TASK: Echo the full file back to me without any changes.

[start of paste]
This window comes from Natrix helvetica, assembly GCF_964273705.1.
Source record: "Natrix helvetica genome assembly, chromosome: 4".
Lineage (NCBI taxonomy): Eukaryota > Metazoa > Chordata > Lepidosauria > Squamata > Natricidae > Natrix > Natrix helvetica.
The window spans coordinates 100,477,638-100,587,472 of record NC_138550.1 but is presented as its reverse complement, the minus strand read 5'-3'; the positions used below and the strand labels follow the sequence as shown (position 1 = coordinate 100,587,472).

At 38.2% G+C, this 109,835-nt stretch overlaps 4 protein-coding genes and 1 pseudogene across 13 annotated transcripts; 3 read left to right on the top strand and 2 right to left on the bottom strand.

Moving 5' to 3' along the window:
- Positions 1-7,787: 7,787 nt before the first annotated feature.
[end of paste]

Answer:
This window comes from Natrix helvetica, assembly GCF_964273705.1.
Source record: "Natrix helvetica genome assembly, chromosome: 4".
Lineage (NCBI taxonomy): Eukaryota > Metazoa > Chordata > Lepidosauria > Squamata > Natricidae > Natrix > Natrix helvetica.
The window spans coordinates 100,477,638-100,587,472 of record NC_138550.1 but is presented as its reverse complement, the minus strand read 5'-3'; the positions used below and the strand labels follow the sequence as shown (position 1 = coordinate 100,587,472).

At 38.2% G+C, this 109,835-nt stretch overlaps 4 protein-coding genes and 1 pseudogene across 13 annotated transcripts; 3 read left to right on the top strand and 2 right to left on the bottom strand.

Moving 5' to 3' along the window:
- Positions 1-7,787: 7,787 nt before the first annotated feature.